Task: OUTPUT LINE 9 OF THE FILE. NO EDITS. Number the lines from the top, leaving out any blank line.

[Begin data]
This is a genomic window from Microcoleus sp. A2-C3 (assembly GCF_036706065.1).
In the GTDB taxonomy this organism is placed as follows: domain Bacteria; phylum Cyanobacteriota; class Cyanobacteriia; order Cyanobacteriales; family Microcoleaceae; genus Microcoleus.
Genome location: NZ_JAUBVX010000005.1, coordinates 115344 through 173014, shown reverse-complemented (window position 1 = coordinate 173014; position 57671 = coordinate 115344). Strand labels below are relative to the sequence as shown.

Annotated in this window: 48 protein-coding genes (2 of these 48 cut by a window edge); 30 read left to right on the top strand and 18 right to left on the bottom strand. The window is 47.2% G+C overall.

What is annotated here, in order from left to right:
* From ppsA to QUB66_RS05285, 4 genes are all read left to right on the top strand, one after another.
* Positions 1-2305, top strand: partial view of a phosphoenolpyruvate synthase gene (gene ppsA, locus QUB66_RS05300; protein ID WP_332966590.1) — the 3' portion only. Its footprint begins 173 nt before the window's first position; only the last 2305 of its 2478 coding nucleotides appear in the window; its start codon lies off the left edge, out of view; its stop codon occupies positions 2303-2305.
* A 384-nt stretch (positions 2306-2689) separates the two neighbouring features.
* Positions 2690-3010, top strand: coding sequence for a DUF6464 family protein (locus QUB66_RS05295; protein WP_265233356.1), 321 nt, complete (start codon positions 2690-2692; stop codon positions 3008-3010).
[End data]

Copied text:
* Positions 2690-3010, top strand: coding sequence for a DUF6464 family protein (locus QUB66_RS05295; protein WP_265233356.1), 321 nt, complete (start codon positions 2690-2692; stop codon positions 3008-3010).